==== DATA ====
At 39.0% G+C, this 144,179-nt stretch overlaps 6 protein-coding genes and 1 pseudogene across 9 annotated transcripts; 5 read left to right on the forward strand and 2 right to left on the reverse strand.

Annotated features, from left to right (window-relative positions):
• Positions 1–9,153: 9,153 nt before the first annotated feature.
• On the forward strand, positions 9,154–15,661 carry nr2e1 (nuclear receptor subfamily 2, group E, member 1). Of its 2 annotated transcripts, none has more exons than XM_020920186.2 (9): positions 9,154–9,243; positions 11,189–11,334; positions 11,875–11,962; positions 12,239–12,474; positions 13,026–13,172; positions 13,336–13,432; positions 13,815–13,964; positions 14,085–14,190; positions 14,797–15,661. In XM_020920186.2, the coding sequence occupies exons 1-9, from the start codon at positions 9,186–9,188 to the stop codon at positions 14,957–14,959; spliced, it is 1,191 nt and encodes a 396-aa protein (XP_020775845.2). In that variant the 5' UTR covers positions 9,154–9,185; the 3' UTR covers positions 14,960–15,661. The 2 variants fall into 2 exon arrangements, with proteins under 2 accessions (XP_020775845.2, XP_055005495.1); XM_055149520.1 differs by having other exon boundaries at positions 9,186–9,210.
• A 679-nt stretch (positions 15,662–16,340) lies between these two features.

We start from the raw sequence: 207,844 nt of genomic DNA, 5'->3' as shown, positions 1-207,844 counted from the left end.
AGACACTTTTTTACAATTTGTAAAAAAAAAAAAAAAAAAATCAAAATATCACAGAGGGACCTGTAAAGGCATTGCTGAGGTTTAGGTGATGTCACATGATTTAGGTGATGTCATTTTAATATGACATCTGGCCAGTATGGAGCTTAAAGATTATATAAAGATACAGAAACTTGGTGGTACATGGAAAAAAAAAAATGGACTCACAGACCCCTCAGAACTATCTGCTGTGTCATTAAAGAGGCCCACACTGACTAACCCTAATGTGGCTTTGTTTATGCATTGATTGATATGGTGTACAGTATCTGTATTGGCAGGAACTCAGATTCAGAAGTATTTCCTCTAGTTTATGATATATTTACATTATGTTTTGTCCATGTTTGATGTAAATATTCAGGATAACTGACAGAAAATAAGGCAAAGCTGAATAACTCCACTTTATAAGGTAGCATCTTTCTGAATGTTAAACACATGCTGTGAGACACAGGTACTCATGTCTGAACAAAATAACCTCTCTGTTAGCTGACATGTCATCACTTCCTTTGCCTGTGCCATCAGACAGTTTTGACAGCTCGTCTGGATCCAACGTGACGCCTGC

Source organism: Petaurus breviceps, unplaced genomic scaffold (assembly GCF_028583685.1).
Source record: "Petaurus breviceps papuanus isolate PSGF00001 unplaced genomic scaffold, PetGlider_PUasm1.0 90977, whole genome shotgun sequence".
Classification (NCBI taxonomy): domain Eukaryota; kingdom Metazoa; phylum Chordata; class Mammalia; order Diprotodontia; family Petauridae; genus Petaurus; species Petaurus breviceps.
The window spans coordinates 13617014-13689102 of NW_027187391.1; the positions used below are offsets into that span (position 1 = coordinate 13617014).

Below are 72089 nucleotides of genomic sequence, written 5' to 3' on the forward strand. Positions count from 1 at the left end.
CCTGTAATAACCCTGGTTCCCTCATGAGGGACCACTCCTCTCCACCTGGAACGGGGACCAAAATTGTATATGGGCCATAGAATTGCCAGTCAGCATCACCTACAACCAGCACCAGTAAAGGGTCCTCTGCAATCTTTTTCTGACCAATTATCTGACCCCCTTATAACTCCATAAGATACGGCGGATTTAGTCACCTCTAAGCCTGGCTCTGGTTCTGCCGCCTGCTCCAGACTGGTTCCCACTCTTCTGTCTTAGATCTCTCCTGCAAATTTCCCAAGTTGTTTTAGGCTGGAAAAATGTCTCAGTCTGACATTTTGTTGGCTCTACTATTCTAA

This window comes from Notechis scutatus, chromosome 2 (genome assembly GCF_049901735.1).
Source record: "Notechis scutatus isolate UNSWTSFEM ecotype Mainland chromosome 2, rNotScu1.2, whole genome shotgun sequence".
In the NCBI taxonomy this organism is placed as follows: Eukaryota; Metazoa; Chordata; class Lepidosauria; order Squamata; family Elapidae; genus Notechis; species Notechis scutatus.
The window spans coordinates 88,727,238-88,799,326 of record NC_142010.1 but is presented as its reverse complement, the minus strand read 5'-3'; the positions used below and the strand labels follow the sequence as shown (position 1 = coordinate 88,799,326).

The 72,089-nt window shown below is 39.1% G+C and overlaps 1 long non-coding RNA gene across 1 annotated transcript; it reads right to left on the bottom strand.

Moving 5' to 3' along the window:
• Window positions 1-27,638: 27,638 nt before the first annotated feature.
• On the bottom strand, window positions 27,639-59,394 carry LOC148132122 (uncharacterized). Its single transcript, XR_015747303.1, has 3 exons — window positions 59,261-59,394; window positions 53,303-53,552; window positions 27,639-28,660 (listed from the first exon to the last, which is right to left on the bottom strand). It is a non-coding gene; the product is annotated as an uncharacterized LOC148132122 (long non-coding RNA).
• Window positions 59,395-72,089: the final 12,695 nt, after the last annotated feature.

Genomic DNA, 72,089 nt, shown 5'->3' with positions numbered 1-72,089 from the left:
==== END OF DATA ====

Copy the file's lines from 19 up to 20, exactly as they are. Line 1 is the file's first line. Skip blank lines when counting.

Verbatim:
Moving 5' to 3' along the window:
• Window positions 1-27,638: 27,638 nt before the first annotated feature.